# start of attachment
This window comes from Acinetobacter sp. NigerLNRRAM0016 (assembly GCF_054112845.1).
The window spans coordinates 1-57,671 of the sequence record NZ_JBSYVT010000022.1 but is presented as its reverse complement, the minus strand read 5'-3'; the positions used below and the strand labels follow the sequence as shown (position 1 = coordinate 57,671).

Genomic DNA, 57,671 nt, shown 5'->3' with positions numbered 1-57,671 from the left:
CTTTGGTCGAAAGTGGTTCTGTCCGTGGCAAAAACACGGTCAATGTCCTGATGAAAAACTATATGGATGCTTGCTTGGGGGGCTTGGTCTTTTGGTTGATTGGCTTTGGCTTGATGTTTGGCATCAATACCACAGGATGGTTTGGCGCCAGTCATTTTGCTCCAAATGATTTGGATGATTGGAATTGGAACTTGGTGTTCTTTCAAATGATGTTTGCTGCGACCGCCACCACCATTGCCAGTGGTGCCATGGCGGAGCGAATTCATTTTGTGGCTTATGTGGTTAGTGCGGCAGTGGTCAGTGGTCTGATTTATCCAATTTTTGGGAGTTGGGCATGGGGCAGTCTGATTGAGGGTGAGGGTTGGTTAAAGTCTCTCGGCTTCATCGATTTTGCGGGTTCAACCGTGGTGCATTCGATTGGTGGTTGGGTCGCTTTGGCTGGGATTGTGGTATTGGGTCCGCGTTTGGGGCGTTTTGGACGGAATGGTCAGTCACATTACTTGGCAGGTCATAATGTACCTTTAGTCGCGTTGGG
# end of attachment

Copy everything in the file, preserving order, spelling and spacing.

This window comes from Acinetobacter sp. NigerLNRRAM0016 (assembly GCF_054112845.1).
The window spans coordinates 1-57,671 of the sequence record NZ_JBSYVT010000022.1 but is presented as its reverse complement, the minus strand read 5'-3'; the positions used below and the strand labels follow the sequence as shown (position 1 = coordinate 57,671).

Genomic DNA, 57,671 nt, shown 5'->3' with positions numbered 1-57,671 from the left:
CTTTGGTCGAAAGTGGTTCTGTCCGTGGCAAAAACACGGTCAATGTCCTGATGAAAAACTATATGGATGCTTGCTTGGGGGGCTTGGTCTTTTGGTTGATTGGCTTTGGCTTGATGTTTGGCATCAATACCACAGGATGGTTTGGCGCCAGTCATTTTGCTCCAAATGATTTGGATGATTGGAATTGGAACTTGGTGTTCTTTCAAATGATGTTTGCTGCGACCGCCACCACCATTGCCAGTGGTGCCATGGCGGAGCGAATTCATTTTGTGGCTTATGTGGTTAGTGCGGCAGTGGTCAGTGGTCTGATTTATCCAATTTTTGGGAGTTGGGCATGGGGCAGTCTGATTGAGGGTGAGGGTTGGTTAAAGTCTCTCGGCTTCATCGATTTTGCGGGTTCAACCGTGGTGCATTCGATTGGTGGTTGGGTCGCTTTGGCTGGGATTGTGGTATTGGGTCCGCGTTTGGGGCGTTTTGGACGGAATGGTCAGTCACATTACTTGGCAGGTCATAATGTACCTTTAGTCGCGTTGGG